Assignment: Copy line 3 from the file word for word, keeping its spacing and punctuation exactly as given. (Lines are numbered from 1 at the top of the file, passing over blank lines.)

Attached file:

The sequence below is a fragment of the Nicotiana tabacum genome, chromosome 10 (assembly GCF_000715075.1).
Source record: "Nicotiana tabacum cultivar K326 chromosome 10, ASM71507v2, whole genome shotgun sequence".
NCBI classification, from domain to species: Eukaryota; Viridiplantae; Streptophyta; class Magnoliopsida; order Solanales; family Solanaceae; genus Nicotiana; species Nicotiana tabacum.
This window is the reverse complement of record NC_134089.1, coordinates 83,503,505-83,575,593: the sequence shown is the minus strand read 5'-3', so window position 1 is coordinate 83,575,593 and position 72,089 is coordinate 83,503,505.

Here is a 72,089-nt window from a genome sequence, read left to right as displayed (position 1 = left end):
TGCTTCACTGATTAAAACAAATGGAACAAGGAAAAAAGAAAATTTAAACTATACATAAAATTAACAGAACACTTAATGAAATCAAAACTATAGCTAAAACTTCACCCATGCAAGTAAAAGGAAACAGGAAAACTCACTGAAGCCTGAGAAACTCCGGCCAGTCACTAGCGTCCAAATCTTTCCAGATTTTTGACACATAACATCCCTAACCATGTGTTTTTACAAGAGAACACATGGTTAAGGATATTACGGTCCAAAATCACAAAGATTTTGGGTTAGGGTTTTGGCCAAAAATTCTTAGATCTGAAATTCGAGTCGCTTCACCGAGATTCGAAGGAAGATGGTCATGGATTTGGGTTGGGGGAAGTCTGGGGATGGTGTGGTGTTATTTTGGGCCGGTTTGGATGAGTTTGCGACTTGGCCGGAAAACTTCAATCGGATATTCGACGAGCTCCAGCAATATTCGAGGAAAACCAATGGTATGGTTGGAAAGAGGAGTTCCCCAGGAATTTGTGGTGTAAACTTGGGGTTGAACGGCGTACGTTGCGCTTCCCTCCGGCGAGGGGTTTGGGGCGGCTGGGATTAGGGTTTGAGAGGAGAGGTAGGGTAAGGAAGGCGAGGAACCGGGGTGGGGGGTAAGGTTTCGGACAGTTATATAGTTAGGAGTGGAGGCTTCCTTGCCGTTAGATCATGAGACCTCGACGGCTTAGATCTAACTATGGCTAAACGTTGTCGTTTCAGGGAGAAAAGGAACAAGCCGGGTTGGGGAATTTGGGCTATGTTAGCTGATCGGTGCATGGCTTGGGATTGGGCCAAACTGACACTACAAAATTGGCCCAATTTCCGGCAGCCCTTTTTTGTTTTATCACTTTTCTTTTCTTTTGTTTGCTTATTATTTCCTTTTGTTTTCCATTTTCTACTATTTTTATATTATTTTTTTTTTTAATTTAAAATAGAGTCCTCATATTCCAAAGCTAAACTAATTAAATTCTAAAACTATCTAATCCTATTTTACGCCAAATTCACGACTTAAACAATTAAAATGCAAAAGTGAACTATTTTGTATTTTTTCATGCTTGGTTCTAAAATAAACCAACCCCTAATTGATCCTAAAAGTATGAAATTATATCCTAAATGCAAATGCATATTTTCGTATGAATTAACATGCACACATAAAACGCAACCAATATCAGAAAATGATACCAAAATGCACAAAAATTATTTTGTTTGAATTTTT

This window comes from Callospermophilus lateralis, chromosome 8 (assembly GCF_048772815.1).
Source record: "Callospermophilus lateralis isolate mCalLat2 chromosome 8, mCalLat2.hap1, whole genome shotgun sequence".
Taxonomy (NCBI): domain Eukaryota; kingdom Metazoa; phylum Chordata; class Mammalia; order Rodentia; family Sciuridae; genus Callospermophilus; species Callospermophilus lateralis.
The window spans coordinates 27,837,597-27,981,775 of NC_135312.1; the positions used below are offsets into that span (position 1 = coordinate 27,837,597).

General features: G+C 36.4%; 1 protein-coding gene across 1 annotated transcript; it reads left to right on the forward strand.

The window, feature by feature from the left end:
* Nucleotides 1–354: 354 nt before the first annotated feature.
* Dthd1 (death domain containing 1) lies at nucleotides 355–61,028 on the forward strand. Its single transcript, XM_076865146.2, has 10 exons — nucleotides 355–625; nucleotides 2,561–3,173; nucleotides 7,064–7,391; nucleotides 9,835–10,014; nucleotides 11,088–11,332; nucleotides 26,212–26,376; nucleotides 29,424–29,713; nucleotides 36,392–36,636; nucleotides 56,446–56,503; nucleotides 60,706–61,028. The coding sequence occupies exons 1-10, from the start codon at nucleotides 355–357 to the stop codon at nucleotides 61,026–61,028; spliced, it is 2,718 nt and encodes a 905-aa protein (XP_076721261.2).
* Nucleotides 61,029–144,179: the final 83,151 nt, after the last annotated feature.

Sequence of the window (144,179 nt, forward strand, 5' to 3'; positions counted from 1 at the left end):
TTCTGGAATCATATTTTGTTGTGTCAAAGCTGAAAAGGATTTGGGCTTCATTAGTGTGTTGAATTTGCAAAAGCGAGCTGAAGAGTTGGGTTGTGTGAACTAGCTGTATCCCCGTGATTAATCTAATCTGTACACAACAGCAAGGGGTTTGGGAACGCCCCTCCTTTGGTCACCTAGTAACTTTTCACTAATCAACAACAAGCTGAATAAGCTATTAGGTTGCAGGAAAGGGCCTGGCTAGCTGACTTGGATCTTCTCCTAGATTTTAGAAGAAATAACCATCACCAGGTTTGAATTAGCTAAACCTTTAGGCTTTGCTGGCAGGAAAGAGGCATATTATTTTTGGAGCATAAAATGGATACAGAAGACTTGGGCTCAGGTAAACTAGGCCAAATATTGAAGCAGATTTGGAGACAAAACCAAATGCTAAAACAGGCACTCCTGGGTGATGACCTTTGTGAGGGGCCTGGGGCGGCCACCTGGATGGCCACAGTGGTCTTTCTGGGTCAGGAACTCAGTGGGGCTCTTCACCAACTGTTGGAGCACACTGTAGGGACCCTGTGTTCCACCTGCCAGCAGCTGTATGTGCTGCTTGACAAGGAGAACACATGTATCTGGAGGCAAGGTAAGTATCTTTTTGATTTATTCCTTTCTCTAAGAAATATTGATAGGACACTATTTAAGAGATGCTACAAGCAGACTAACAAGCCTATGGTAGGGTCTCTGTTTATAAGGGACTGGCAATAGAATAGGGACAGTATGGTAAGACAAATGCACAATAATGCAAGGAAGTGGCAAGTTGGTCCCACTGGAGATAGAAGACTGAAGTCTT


NCBI classification, from domain to species: Eukaryota; Viridiplantae; Streptophyta; class Magnoliopsida; order Solanales; family Solanaceae; genus Nicotiana; species Nicotiana tabacum.